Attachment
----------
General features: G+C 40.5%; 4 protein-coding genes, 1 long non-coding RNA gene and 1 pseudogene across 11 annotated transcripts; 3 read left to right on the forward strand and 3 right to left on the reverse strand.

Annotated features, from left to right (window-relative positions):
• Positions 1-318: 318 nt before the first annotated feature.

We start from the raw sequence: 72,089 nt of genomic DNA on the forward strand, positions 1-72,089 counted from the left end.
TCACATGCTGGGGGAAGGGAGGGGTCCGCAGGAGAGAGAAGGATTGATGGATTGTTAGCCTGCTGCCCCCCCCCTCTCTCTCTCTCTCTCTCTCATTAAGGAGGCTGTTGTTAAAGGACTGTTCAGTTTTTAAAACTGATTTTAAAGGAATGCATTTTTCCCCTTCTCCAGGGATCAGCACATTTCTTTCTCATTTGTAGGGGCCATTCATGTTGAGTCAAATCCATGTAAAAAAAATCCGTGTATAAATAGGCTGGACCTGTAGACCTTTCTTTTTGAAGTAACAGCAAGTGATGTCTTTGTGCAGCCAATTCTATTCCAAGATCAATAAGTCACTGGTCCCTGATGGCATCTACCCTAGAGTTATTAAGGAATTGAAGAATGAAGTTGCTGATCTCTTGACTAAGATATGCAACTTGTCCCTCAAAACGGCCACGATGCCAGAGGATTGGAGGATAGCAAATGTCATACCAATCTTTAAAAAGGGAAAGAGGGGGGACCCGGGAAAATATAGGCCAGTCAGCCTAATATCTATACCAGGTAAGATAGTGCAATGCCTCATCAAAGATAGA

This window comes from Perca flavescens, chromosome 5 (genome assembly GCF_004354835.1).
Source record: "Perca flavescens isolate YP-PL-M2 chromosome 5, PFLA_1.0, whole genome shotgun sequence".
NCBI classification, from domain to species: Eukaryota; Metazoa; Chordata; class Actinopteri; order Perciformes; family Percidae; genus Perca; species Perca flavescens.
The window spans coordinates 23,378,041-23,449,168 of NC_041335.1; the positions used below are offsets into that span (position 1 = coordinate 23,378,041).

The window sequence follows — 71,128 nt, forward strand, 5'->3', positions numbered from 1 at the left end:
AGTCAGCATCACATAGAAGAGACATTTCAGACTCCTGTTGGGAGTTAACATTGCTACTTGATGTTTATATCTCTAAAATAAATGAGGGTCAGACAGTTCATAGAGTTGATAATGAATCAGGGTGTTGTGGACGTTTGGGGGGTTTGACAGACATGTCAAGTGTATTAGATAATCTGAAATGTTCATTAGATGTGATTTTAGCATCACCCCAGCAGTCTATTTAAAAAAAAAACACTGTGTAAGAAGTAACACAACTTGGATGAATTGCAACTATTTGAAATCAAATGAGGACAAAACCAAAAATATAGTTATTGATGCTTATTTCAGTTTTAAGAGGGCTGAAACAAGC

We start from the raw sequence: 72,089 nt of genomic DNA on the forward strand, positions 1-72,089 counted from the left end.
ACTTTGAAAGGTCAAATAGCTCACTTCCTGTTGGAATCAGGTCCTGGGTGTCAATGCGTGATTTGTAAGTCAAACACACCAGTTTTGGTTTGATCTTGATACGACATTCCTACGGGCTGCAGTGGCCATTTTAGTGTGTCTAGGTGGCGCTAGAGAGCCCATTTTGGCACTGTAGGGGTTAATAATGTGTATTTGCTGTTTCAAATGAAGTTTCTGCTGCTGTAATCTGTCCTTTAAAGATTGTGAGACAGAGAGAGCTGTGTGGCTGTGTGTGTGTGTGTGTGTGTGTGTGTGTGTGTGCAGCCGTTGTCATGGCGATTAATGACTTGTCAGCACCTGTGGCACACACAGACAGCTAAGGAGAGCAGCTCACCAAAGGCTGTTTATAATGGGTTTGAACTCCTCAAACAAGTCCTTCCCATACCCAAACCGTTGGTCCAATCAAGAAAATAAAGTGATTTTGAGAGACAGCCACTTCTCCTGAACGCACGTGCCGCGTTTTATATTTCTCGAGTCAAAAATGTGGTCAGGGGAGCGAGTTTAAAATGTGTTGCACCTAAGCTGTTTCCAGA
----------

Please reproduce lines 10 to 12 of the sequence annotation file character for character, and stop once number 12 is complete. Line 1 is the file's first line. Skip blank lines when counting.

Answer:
The window sequence follows — 71,128 nt, forward strand, 5'->3', positions numbered from 1 at the left end:
AGTCAGCATCACATAGAAGAGACATTTCAGACTCCTGTTGGGAGTTAACATTGCTACTTGATGTTTATATCTCTAAAATAAATGAGGGTCAGACAGTTCATAGAGTTGATAATGAATCAGGGTGTTGTGGACGTTTGGGGGGTTTGACAGACATGTCAAGTGTATTAGATAATCTGAAATGTTCATTAGATGTGATTTTAGCATCACCCCAGCAGTCTATTTAAAAAAAAAACACTGTGTAAGAAGTAACACAACTTGGATGAATTGCAACTATTTGAAATCAAATGAGGACAAAACCAAAAATATAGTTATTGATGCTTATTTCAGTTTTAAGAGGGCTGAAACAAGC

We start from the raw sequence: 72,089 nt of genomic DNA on the forward strand, positions 1-72,089 counted from the left end.